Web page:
By Jack Caldwell - Mining Engineer - Robertson GeoConsultants

Seldom on a Sunday is there a good book about mining to read. Today I hit the jackpot. I read Understanding Mining Around the Quadrilatero Ferrifero. A formidable title, but an easy and pleasant read. Three authors are listed: Paulo Tarso Amorim Castro; Herminio Arias Nalini Junior; and Hernani Mota De Lima.

The original is in Portuguese, for the Quadrilatero Ferrifero is in Brazil. A quaint translation is provided on pages opposite the original language. I quote the translation below without edit.

In an introduction by Angelo Machado of the Biodiversity Foundation, we find this fascinating admission:

My personal opinion, very negative towards the mining companies in the beginning has completely changed, and for that it was very important a trip I have made to the Carajas Iron Ore Mine that belong to Vale, in the state of Para. From the aircraft window I was able to see the fully devastated areas that surround the great forest in which the open pit mine is, and that looks like a deep crater. It then came to my mind that the ore of that “crater” supply the resources to protect that forest that features an enormous diversity.

He goes through many such admissions of personal change of mind about mining. The basis of his change of mind and heart is obviously the fact that before mining the forest were hunted and cut to smithereens. With the coming of mining, reclamation was undertaken and the forest diversity restored. He concludes the introduction on this high note:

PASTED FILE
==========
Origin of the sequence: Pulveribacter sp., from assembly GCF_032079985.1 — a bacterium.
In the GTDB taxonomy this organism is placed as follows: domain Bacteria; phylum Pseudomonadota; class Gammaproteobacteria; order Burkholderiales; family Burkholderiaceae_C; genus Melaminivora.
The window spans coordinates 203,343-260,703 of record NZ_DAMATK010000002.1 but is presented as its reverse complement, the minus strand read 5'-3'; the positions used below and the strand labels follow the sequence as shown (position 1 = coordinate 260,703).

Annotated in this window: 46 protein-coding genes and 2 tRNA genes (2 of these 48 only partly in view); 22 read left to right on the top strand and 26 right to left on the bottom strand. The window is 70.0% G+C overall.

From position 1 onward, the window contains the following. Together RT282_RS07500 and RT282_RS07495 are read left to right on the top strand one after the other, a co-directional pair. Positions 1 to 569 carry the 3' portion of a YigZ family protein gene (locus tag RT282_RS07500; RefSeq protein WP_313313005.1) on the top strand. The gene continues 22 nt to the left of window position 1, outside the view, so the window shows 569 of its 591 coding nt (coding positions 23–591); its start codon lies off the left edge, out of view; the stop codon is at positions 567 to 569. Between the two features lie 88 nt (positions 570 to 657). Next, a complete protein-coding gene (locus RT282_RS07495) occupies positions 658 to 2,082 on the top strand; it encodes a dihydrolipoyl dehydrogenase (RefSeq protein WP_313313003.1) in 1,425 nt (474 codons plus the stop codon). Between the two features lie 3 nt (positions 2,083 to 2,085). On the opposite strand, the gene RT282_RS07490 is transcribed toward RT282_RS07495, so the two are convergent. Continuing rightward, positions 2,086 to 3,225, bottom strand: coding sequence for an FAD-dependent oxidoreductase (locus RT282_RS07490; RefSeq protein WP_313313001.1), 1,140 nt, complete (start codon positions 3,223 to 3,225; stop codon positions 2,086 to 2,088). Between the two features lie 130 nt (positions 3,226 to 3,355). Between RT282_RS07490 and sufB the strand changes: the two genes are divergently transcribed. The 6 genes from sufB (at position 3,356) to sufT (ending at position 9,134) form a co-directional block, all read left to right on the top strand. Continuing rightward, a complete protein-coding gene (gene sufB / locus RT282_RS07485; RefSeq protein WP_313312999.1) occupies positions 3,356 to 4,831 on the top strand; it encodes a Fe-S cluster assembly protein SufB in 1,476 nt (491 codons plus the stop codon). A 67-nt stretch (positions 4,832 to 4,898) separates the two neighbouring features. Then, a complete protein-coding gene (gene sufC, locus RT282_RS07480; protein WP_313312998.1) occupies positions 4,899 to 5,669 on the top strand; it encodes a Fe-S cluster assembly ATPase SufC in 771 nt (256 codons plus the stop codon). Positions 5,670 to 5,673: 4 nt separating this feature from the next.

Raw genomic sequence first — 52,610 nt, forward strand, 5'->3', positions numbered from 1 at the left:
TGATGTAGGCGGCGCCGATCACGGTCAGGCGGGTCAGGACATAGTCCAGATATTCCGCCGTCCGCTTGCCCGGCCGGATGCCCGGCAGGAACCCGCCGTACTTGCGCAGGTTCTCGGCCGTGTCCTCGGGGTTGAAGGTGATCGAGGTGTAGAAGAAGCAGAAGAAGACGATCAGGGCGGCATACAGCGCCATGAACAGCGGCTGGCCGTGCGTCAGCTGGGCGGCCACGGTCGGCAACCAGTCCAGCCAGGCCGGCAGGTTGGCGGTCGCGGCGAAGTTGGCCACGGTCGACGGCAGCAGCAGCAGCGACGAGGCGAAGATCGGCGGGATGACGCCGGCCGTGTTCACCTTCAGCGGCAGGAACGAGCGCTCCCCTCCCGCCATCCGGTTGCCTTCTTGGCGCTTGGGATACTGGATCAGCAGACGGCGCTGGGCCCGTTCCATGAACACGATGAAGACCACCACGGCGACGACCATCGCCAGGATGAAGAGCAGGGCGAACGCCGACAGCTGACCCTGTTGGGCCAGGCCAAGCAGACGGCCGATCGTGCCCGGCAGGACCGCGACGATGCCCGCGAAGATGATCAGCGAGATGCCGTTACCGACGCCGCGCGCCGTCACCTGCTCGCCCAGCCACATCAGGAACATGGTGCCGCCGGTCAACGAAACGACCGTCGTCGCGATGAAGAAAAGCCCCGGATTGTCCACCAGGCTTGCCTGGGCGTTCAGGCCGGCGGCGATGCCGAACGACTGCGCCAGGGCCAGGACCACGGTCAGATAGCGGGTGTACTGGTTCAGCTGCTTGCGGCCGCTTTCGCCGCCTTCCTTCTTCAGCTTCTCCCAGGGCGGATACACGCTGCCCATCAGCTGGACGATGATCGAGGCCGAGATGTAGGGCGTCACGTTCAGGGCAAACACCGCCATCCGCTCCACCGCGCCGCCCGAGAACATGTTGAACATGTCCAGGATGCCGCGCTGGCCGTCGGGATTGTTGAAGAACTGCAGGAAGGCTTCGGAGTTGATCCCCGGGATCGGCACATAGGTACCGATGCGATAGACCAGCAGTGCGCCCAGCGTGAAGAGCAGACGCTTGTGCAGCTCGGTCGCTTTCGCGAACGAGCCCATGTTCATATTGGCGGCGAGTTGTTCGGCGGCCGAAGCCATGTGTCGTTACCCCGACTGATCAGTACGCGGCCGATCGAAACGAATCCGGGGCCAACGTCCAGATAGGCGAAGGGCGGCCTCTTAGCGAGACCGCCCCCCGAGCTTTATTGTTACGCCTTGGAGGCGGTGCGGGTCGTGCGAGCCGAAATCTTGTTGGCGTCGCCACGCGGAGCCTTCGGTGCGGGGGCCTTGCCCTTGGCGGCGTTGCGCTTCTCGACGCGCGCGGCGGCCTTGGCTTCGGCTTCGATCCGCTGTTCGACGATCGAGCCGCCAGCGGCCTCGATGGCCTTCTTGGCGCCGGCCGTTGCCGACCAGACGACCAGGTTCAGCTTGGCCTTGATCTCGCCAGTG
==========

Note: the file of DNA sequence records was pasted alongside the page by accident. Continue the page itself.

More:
From the historic and panoramic view of the relationship between the mining companies and the environmentalist movement, it is clear that the time of great conflict is over, mainly because most of the mining companies operate in environmentally-friendly way. Then again, the environmentalist movements has got more mature and prone to the dialogs. On the other hand, the public image of the mining companies remains negative, mainly regarding the media that, encouraged by the radical NGOs or the ignorance of the society, place the serious companies on the same baseline as they place the omissive and/or neglecting companies regarding the environmental issues.

I love the phrase “serious companies on the same baseline as the omissive and/or neglecting companies.” Sadly it is the omissive & neglecting companies that spoil it for the serious companies and make it necessary for the environmentalist to be ever vigilant.

The book is expensively produced: glossy pages; color illustrations, fine graphics, and skilled layout. I must note Sanakan Firmino for Design Grafico (not sure if this is a person or company.)

The book is intended to inform and educate the otherwise mining-ignorant of mining in Brazil. Thus we have chapters on the history of mining world-wide, the history of mining in Brazil, the economic benefits of mining in Brazil, and the interrelationship of society, the environment, and mining.

Here is part of what is written on tailings dams—as good an example as any of the approach and level of detail of the rest of the book.